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Ostriches

This page lists living orders and families of birds. The links below should then lead to family accounts and hence to individual species.

The passerines (perching birds) alone account for well over 5000 species. In total there are about 10,000 species of birds described worldwide, though one estimate of the real number places it at almost twice that[1].

Taxonomy is very fluid in the age of DNA analysis, so comments are made where appropriate, and all numbers are approximate. In particular see Sibley-Ahlquist taxonomy for a very different classification.

PhylogenyEdit

Cladogram of modern bird relationships based on Jarvis, E.D. et al. (2014)[2] with some clade names after Yury, T. et al. (2013).[3]


Aves
Palaeognathae
Struthionimorphae

Struthioniformes (ostriches)[4]

Notopalaeognathae
Rheimorphae

Rheiformes (rheas)

Novaeratitae

Casuariiformes (cassowaries & emus)

Apterygiformes (kiwi)

Aepyornithiformes (elephant birds)

Tinamomorphae

Dinornithiformes (moas)

Lithornithiformes (false tinamous)

Tinamiformes (tinamous)

Neognathae
Galloanserae
Gallomorphae

Galliformes (landfowl)

Odontoanserae

Odontopterygiformes

Anserimorphae

Vegaviiformes[5]

Gastornithiformes

Anseriformes (waterfowl)

Neoaves
Columbea
Mirandornithes

Phoenicopteriformes (flamingoes)

Podicipediformes (grebes)

Columbimorphae

Mesitornithiformes (mesites)

Pterocliformes (sandgrouse)

Columbiformes (pigeons)

Passerea
Otidae
Otidimorphae

Cuculiformes (cuckoos)

Otidiformes (bustards)

Musophagiformes (turacos)

Cypselomorphae

Caprimulgiformes (nightjars)

Nyctibiiformes (oilbirds & potoos)

Podargiformes (frogmouths)

Aegotheliformes (owlet-nightjars)

Apodiformes (hummingbirds & swifts)

Gruae

Opisthocomiformes (hoatzin)

Cursorimorphae

Gruiformes (rails and cranes)

Charadriiformes (shorebirds)

Ardeae
Phaethontimorphae

Eurypygiformes (sunbittern, kagu)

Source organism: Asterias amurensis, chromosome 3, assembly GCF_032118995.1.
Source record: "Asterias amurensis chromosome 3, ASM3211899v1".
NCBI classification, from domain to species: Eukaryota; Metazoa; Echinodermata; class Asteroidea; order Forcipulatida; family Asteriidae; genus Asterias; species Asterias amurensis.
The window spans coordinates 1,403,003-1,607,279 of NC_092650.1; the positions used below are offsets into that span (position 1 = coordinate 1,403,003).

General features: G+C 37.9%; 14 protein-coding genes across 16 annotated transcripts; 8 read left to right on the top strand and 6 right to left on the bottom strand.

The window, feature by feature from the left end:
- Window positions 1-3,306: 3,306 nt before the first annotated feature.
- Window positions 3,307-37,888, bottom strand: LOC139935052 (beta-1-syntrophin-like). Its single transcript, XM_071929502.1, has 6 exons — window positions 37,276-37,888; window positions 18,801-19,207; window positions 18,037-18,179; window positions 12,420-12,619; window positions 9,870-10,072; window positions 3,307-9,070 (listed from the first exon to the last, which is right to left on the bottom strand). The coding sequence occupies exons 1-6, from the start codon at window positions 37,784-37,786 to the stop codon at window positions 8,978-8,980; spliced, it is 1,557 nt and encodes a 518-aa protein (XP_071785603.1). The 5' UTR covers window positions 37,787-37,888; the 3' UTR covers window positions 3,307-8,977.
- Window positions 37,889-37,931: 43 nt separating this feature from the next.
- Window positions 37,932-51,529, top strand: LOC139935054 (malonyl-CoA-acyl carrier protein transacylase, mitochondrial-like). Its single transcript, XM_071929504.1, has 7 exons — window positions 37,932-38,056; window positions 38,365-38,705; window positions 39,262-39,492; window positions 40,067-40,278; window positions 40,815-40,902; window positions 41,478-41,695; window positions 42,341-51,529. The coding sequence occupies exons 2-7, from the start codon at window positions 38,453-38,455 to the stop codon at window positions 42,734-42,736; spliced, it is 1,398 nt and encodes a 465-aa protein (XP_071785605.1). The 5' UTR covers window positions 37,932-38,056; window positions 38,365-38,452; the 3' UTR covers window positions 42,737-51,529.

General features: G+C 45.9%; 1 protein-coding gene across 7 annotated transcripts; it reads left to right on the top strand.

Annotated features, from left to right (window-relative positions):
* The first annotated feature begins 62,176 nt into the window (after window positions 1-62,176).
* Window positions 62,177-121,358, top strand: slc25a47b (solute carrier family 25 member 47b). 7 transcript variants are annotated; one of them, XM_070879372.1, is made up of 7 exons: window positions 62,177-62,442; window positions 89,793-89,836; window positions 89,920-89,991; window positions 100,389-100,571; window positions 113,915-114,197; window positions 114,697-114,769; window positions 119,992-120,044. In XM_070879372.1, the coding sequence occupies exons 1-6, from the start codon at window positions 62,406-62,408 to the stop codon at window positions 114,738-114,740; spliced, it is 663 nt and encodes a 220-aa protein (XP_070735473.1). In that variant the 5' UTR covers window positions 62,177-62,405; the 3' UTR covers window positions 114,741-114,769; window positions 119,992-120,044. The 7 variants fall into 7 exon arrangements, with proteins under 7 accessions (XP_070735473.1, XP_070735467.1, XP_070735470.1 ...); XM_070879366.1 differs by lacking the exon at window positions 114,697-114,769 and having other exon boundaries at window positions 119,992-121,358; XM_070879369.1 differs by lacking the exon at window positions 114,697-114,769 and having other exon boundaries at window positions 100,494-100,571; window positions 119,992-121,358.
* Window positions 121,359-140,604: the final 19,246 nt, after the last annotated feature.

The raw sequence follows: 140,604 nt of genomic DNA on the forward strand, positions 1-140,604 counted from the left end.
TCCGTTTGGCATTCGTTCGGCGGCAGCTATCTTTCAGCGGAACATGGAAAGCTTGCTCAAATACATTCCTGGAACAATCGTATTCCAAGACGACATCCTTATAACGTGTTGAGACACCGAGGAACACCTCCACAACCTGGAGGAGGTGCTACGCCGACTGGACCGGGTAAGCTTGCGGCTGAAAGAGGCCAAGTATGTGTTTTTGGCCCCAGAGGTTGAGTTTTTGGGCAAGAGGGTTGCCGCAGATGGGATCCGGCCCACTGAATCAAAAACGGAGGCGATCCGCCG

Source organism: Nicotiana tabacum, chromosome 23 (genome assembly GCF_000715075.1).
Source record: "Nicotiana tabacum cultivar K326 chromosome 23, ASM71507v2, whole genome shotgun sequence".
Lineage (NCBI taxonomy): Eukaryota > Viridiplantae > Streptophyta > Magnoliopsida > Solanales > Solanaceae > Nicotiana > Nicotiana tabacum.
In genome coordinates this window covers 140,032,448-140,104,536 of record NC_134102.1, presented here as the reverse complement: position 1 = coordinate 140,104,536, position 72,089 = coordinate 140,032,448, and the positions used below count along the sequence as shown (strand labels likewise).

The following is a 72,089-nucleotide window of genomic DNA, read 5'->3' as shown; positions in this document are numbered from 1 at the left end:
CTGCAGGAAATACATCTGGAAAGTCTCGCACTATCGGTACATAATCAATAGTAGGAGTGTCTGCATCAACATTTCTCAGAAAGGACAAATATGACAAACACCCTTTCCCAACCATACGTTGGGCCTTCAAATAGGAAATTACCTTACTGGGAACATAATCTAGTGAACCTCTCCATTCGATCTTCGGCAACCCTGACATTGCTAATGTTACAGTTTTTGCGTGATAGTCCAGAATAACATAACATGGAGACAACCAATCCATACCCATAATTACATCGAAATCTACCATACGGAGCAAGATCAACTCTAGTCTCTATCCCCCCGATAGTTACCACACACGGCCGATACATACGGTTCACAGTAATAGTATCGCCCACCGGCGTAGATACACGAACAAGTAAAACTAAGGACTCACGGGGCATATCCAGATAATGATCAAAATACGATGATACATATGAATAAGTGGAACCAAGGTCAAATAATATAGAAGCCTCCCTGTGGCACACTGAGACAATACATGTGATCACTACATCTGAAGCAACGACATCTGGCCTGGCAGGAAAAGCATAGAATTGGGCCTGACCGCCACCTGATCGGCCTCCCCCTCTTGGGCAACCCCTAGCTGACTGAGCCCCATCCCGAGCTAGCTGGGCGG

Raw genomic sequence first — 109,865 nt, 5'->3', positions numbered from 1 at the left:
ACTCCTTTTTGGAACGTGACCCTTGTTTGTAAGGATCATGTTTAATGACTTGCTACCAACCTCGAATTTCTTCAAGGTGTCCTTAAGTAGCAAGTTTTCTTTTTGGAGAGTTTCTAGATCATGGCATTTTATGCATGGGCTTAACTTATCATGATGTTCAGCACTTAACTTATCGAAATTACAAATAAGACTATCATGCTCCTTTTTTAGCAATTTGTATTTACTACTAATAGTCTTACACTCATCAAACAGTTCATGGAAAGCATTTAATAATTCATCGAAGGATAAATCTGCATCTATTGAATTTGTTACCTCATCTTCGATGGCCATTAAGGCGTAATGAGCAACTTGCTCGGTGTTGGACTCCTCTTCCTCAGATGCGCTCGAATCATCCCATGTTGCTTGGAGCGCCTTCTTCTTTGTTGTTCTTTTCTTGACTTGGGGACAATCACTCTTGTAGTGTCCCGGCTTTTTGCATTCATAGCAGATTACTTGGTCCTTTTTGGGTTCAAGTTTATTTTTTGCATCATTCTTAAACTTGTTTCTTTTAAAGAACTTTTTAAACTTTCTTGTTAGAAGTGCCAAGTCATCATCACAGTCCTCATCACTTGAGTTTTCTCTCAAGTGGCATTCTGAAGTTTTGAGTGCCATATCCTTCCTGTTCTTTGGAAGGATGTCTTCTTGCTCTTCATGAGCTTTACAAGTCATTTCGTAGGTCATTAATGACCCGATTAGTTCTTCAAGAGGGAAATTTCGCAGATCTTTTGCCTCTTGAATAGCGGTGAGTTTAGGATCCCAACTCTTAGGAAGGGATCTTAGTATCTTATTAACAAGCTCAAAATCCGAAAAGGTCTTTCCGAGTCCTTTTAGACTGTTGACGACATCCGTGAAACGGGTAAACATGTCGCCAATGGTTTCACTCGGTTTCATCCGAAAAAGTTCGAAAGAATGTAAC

Phaethontiformes (tropicbirds)

Aequornithes

Gaviiformes (loons)

Austrodyptornithes

Procellariiformes (albatross and petrels)

Sphenisciformes (penguins)

Ciconiiformes (storks)

Suliformes (boobies, cormorants, etc.)

Pelecaniformes (pelicans, herons & egrets)

Telluraves
Afroaves
Accipitrimorphae

Cathartiformes (condors and New World vultures)

Accipitriformes (hawks, eagles, vultures, etc.)

Strigiformes (owls)

Coraciimorphae

Coliiformes (mousebirds)

Cavitaves

Leptosomiformes (cuckoo roller)

Eucavitaves

Trogoniformes (trogons)

Picocoraciae

Bucerotiformes (hornbills, hoopoe and wood hoopoes)

Picodynastornithes

Coraciiformes (kingfishers etc.)

Piciformes (woodpeckers etc.)

Australaves

Cariamiformes (seriemas)

Eufalconimorphae

Falconiformes (falcons)

Psittacopasserae

Psittaciformes (parrots)

Passeriformes (songbirds and kin)

PaleognathaeEdit

The flightless and mostly giant Struthioniformes lack a keeled sternum and are collectively known as ratites. Together with the Tinamiformes, they form the Paleognathae or "old jaws", one of the two superorders recognized within the taxonomic class Aves.

StruthioniformesEdit

 
Greater rhea pair

Africa; 2 species

NotopalaeognathaeEdit

RheiformesEdit

South America; 2 species

CasuariiformesEdit

Australasia; 4 species